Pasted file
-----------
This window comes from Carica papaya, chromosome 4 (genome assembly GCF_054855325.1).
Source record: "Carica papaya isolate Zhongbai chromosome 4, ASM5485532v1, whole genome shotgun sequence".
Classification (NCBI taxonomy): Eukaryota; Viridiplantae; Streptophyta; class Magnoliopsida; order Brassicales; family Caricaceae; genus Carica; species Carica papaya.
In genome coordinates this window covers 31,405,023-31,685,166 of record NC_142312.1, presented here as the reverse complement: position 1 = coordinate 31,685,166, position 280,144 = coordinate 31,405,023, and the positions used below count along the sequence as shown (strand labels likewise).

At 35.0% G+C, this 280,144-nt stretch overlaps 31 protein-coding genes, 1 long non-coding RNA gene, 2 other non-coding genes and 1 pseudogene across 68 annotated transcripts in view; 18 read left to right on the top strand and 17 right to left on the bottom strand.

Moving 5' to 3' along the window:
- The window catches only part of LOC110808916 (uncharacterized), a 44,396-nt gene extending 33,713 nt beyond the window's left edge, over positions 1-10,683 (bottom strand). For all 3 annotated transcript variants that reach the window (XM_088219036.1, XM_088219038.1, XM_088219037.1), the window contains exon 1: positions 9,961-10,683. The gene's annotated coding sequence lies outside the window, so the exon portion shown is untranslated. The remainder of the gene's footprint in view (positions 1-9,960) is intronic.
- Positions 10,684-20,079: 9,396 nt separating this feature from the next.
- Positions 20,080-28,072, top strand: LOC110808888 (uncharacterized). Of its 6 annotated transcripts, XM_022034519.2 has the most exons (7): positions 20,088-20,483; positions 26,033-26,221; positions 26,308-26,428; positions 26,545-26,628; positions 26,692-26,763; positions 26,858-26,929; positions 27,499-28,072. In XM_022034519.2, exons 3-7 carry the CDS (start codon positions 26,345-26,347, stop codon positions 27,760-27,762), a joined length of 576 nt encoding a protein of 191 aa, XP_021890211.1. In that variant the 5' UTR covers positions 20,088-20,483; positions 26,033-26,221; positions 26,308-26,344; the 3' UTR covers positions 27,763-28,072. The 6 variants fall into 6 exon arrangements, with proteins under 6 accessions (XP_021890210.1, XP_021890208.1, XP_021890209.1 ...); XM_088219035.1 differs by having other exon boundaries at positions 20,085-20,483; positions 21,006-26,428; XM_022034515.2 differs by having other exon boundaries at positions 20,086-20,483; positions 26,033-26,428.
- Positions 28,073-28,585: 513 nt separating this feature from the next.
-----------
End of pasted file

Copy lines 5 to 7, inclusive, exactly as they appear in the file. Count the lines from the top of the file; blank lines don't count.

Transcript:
At 35.0% G+C, this 280,144-nt stretch overlaps 31 protein-coding genes, 1 long non-coding RNA gene, 2 other non-coding genes and 1 pseudogene across 68 annotated transcripts in view; 18 read left to right on the top strand and 17 right to left on the bottom strand.

Moving 5' to 3' along the window:
- The window catches only part of LOC110808916 (uncharacterized), a 44,396-nt gene extending 33,713 nt beyond the window's left edge, over positions 1-10,683 (bottom strand). For all 3 annotated transcript variants that reach the window (XM_088219036.1, XM_088219038.1, XM_088219037.1), the window contains exon 1: positions 9,961-10,683. The gene's annotated coding sequence lies outside the window, so the exon portion shown is untranslated. The remainder of the gene's footprint in view (positions 1-9,960) is intronic.